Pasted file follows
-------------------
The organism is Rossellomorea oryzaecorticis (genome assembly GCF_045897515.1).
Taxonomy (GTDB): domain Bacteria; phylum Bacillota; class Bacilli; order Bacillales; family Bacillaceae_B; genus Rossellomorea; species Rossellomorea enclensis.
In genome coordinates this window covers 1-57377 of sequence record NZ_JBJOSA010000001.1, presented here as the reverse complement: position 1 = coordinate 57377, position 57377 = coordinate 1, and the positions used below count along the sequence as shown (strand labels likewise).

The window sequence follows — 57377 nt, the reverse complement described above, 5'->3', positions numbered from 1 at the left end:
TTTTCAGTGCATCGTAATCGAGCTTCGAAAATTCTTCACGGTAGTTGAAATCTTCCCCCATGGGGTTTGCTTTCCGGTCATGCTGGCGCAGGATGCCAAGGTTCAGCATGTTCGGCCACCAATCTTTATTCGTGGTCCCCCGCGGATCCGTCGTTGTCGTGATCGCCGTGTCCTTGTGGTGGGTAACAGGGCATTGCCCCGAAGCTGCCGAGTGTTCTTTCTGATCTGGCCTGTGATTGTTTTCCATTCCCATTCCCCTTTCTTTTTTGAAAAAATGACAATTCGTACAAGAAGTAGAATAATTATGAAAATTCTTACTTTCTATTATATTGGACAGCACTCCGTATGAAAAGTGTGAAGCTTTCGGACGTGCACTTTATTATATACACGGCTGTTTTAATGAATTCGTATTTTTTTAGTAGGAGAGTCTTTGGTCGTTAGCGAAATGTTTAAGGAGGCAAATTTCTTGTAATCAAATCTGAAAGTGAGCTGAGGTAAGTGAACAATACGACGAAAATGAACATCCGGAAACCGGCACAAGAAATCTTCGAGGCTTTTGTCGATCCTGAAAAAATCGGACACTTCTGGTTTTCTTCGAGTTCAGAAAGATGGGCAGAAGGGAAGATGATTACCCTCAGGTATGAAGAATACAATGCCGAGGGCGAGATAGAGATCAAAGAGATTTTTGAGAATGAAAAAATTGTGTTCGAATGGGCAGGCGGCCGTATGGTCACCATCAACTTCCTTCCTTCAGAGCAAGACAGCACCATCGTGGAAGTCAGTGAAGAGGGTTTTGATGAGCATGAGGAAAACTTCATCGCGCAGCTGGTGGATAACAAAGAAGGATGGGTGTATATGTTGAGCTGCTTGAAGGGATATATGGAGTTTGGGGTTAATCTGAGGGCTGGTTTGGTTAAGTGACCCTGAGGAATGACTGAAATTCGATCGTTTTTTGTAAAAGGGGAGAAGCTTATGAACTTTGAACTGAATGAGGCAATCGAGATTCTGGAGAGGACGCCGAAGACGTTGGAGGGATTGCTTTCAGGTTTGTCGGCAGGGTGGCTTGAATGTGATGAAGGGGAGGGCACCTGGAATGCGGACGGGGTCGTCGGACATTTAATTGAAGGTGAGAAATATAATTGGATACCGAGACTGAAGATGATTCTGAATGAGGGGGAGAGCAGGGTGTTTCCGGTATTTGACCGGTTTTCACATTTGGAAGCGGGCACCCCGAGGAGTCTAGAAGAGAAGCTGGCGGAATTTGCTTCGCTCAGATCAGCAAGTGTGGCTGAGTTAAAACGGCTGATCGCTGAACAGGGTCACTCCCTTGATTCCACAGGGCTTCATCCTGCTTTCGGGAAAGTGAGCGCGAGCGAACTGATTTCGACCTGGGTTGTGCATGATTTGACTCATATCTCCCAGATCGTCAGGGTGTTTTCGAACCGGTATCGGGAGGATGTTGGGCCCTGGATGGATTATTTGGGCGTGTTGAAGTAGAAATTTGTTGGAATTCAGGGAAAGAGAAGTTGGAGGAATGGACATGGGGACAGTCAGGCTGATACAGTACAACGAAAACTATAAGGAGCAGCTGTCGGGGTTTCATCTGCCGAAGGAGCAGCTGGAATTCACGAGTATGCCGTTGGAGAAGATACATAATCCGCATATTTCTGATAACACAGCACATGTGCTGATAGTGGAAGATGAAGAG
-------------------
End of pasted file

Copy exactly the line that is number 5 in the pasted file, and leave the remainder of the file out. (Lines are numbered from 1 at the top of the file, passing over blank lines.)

TTTTCAGTGCATCGTAATCGAGCTTCGAAAATTCTTCACGGTAGTTGAAATCTTCCCCCATGGGGTTTGCTTTCCGGTCATGCTGGCGCAGGATGCCAAGGTTCAGCATGTTCGGCCACCAATCTTTATTCGTGGTCCCCCGCGGATCCGTCGTTGTCGTGATCGCCGTGTCCTTGTGGTGGGTAACAGGGCATTGCCCCGAAGCTGCCGAGTGTTCTTTCTGATCTGGCCTGTGATTGTTTTCCATTCCCATTCCCCTTTCTTTTTTGAAAAAATGACAATTCGTACAAGAAGTAGAATAATTATGAAAATTCTTACTTTCTATTATATTGGACAGCACTCCGTATGAAAAGTGTGAAGCTTTCGGACGTGCACTTTATTATATACACGGCTGTTTTAATGAATTCGTATTTTTTTAGTAGGAGAGTCTTTGGTCGTTAGCGAAATGTTTAAGGAGGCAAATTTCTTGTAATCAAATCTGAAAGTGAGCTGAGGTAAGTGAACAATACGACGAAAATGAACATCCGGAAACCGGCACAAGAAATCTTCGAGGCTTTTGTCGATCCTGAAAAAATCGGACACTTCTGGTTTTCTTCGAGTTCAGAAAGATGGGCAGAAGGGAAGATGATTACCCTCAGGTATGAAGAATACAATGCCGAGGGCGAGATAGAGATCAAAGAGATTTTTGAGAATGAAAAAATTGTGTTCGAATGGGCAGGCGGCCGTATGGTCACCATCAACTTCCTTCCTTCAGAGCAAGACAGCACCATCGTGGAAGTCAGTGAAGAGGGTTTTGATGAGCATGAGGAAAACTTCATCGCGCAGCTGGTGGATAACAAAGAAGGATGGGTGTATATGTTGAGCTGCTTGAAGGGATATATGGAGTTTGGGGTTAATCTGAGGGCTGGTTTGGTTAAGTGACCCTGAGGAATGACTGAAATTCGATCGTTTTTTGTAAAAGGGGAGAAGCTTATGAACTTTGAACTGAATGAGGCAATCGAGATTCTGGAGAGGACGCCGAAGACGTTGGAGGGATTGCTTTCAGGTTTGTCGGCAGGGTGGCTTGAATGTGATGAAGGGGAGGGCACCTGGAATGCGGACGGGGTCGTCGGACATTTAATTGAAGGTGAGAAATATAATTGGATACCGAGACTGAAGATGATTCTGAATGAGGGGGAGAGCAGGGTGTTTCCGGTATTTGACCGGTTTTCACATTTGGAAGCGGGCACCCCGAGGAGTCTAGAAGAGAAGCTGGCGGAATTTGCTTCGCTCAGATCAGCAAGTGTGGCTGAGTTAAAACGGCTGATCGCTGAACAGGGTCACTCCCTTGATTCCACAGGGCTTCATCCTGCTTTCGGGAAAGTGAGCGCGAGCGAACTGATTTCGACCTGGGTTGTGCATGATTTGACTCATATCTCCCAGATCGTCAGGGTGTTTTCGAACCGGTATCGGGAGGATGTTGGGCCCTGGATGGATTATTTGGGCGTGTTGAAGTAGAAATTTGTTGGAATTCAGGGAAAGAGAAGTTGGAGGAATGGACATGGGGACAGTCAGGCTGATACAGTACAACGAAAACTATAAGGAGCAGCTGTCGGGGTTTCATCTGCCGAAGGAGCAGCTGGAATTCACGAGTATGCCGTTGGAGAAGATACATAATCCGCATATTTCTGATAACACAGCACATGTGCTGATAGTGGAAGATGAAGAG